January 15, 2021: Beware of the TOP TEN Hazmat Violations! (Part I)

FMCSA’s Motor Carrier Management Information System (MCMIS) identified the “Top 10 Hazardous Materials Violations” as of October 30, 2020. We’ll begin Part I of our countdown this week and round out the list in Part II next week. Let’s address the violation and the requirements necessary to comply with the regulations.

10. Offer or transport without emergency response information [49 CFR 172.600(c)]. The requirement for emergency response information is applicable to offerors, carriers and anyone who handles hazardous materials during transportation.

At a minimum, emergency response information must include the following seven elements:

  1. The basic description and technical name of the hazardous
  2. Immediate hazards to health;
  3. Risks of fire or explosion;
  4. Immediate precautions to be taken in the event of an accident or incident;
  5. Immediate methods for handling fires;
  6. Initial methods for handling spills or leaks in the absence of fire; and
  7. Preliminary first aid measures

9.  Prohibited placarding [49 CFR 172.502(a)(1)]. Placards are permissible only if hazardous
materials are present, and the placards represent the actual hazard(s) of the material. In other   words, you must ensure the correct placards are displayed, or in the case of an empty vehicle, rail car or other shipping device (e.g., an IBC), the placards are removed. It is illegal to display a placard if the hazard it represents is not present.

8.  Placard damaged, deteriorated, or destroyed [49 CFR 172.516(c)(6)]. Placards must be maintained by the carrier in a condition so that the format, legibility, color, and visibility of the placard will not be substantially reduced due to damage, deterioration, or obscurement by dirt or other matter. A quick walk-around to observe the conditions of the placards should do the trick. If there is any doubt, err on the side of being conservative and replace the placard.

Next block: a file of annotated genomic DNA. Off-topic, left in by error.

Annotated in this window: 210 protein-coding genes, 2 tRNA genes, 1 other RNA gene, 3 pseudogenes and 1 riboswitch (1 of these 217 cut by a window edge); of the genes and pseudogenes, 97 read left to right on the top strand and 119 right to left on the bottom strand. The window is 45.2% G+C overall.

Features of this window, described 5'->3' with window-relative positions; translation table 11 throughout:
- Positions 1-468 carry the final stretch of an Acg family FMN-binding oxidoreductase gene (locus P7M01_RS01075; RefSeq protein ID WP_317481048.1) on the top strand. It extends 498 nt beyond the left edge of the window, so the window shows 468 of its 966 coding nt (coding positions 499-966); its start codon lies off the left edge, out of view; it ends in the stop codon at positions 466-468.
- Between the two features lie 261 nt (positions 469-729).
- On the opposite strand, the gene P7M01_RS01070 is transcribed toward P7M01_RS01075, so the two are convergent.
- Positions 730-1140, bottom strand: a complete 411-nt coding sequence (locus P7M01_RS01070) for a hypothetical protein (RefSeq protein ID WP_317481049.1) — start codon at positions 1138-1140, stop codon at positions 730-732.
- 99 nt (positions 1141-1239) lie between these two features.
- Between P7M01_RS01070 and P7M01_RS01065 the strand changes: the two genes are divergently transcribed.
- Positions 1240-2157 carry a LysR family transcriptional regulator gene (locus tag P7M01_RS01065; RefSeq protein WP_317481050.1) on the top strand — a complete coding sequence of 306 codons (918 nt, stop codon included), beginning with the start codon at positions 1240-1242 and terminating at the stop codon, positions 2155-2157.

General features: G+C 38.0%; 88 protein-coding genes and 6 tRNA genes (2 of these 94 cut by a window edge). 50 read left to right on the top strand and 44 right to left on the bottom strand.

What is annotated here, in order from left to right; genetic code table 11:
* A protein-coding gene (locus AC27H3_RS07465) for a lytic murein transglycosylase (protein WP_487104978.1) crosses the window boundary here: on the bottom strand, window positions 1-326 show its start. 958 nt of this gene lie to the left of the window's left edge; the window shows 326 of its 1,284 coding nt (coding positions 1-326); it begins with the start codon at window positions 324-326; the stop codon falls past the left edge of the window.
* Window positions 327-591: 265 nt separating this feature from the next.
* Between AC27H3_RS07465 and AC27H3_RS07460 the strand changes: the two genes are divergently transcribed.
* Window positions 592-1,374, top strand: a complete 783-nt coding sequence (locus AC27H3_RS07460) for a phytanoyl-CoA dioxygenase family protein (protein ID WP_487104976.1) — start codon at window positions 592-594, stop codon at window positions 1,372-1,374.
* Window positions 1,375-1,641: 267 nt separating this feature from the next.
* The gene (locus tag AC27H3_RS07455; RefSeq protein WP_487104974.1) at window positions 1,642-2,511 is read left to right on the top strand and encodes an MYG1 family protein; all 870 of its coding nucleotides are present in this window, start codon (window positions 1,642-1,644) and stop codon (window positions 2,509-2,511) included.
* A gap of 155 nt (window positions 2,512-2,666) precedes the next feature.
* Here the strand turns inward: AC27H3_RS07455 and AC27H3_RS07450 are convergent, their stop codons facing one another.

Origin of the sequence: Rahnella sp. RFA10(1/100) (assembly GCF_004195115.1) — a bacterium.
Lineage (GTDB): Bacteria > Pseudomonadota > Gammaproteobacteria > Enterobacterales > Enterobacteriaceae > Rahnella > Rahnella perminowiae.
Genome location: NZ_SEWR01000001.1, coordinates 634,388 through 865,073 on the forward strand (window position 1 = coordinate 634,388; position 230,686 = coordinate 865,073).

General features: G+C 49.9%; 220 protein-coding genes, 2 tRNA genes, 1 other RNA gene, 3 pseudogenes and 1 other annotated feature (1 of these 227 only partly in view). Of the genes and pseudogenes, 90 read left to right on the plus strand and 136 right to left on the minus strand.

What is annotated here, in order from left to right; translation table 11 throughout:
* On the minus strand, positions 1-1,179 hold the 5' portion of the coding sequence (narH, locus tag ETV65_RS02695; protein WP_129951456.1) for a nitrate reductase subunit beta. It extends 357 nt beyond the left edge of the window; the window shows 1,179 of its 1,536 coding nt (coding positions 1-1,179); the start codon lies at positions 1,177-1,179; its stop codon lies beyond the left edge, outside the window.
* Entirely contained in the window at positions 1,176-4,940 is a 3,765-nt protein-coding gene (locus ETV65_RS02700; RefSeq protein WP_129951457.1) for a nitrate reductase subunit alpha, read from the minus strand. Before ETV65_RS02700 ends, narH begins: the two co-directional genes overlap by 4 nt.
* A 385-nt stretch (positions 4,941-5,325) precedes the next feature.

7.  Accessibility of emergency response information [49 CFR 172.602(c)(1)]. The emergency response information must be available immediately to:

  • Federal and State Agency authorities,
  • Emergency responders; and
  • Officials conducting an investigation.

6.  No placards/markings when required [49 CFR 177.823(a)]. A carrier may not move a transport vehicle containing a hazardous material unless the vehicle is marked and placarded in accordance with part 172.

The placarding requirements are in Subpart F and include rules for applicability, prohibitive and permissive placarding, general requirements, subsidiary hazards and more.

The marking requirements can be found in Subpart D and include mandates for portable tanks, cargo tanks, tank cars, multi-unit tank car tanks, and other non-bulk packages.

What can STARS do for you?

We can help you:

  • Develop emergency response information for each of the materials you ship offsite.
  • Put together a placarding program for each type of shipping device. We can make visual quick reference guides for your employees.
  • Create completeness checklists to ensure full compliance before a vehicle leaves your premises.

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